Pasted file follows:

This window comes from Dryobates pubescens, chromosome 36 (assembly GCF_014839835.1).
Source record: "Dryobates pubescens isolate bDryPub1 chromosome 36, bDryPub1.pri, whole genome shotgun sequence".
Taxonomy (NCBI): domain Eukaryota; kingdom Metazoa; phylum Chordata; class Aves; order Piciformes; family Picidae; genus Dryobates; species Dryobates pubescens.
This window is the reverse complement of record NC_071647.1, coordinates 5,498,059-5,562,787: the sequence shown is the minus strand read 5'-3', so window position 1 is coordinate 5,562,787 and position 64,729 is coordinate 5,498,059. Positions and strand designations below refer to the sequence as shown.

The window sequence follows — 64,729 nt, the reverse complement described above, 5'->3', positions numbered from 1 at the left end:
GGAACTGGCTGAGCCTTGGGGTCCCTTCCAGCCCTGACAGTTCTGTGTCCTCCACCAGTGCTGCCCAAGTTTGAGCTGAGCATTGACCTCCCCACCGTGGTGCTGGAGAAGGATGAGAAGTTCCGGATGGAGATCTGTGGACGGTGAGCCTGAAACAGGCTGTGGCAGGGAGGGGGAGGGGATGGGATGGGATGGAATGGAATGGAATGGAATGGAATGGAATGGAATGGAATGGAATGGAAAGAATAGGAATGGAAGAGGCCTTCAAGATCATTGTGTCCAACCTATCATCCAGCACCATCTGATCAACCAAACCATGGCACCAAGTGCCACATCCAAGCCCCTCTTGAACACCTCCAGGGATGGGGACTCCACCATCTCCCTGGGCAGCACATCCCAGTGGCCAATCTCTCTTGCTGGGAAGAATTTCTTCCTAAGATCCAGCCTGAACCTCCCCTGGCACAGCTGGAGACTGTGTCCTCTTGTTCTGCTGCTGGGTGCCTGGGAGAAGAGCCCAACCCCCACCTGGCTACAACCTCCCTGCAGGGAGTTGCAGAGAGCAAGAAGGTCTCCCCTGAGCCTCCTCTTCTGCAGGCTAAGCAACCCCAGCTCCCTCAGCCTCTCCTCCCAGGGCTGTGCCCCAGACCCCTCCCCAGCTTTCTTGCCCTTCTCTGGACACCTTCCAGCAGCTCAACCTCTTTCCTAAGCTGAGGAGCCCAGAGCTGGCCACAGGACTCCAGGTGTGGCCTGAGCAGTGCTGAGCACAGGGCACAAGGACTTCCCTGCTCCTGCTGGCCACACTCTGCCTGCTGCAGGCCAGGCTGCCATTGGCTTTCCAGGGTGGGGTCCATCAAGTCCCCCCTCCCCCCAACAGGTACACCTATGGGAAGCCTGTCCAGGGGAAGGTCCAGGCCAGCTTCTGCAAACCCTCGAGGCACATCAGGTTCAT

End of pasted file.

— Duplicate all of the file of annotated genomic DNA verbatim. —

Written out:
This window comes from Dryobates pubescens, chromosome 36 (assembly GCF_014839835.1).
Source record: "Dryobates pubescens isolate bDryPub1 chromosome 36, bDryPub1.pri, whole genome shotgun sequence".
Taxonomy (NCBI): domain Eukaryota; kingdom Metazoa; phylum Chordata; class Aves; order Piciformes; family Picidae; genus Dryobates; species Dryobates pubescens.
This window is the reverse complement of record NC_071647.1, coordinates 5,498,059-5,562,787: the sequence shown is the minus strand read 5'-3', so window position 1 is coordinate 5,562,787 and position 64,729 is coordinate 5,498,059. Positions and strand designations below refer to the sequence as shown.

The window sequence follows — 64,729 nt, the reverse complement described above, 5'->3', positions numbered from 1 at the left end:
GGAACTGGCTGAGCCTTGGGGTCCCTTCCAGCCCTGACAGTTCTGTGTCCTCCACCAGTGCTGCCCAAGTTTGAGCTGAGCATTGACCTCCCCACCGTGGTGCTGGAGAAGGATGAGAAGTTCCGGATGGAGATCTGTGGACGGTGAGCCTGAAACAGGCTGTGGCAGGGAGGGGGAGGGGATGGGATGGGATGGAATGGAATGGAATGGAATGGAATGGAATGGAATGGAATGGAATGGAAAGAATAGGAATGGAAGAGGCCTTCAAGATCATTGTGTCCAACCTATCATCCAGCACCATCTGATCAACCAAACCATGGCACCAAGTGCCACATCCAAGCCCCTCTTGAACACCTCCAGGGATGGGGACTCCACCATCTCCCTGGGCAGCACATCCCAGTGGCCAATCTCTCTTGCTGGGAAGAATTTCTTCCTAAGATCCAGCCTGAACCTCCCCTGGCACAGCTGGAGACTGTGTCCTCTTGTTCTGCTGCTGGGTGCCTGGGAGAAGAGCCCAACCCCCACCTGGCTACAACCTCCCTGCAGGGAGTTGCAGAGAGCAAGAAGGTCTCCCCTGAGCCTCCTCTTCTGCAGGCTAAGCAACCCCAGCTCCCTCAGCCTCTCCTCCCAGGGCTGTGCCCCAGACCCCTCCCCAGCTTTCTTGCCCTTCTCTGGACACCTTCCAGCAGCTCAACCTCTTTCCTAAGCTGAGGAGCCCAGAGCTGGCCACAGGACTCCAGGTGTGGCCTGAGCAGTGCTGAGCACAGGGCACAAGGACTTCCCTGCTCCTGCTGGCCACACTCTGCCTGCTGCAGGCCAGGCTGCCATTGGCTTTCCAGGGTGGGGTCCATCAAGTCCCCCCTCCCCCCAACAGGTACACCTATGGGAAGCCTGTCCAGGGGAAGGTCCAGGCCAGCTTCTGCAAACCCTCGAGGCACATCAGGTTCAT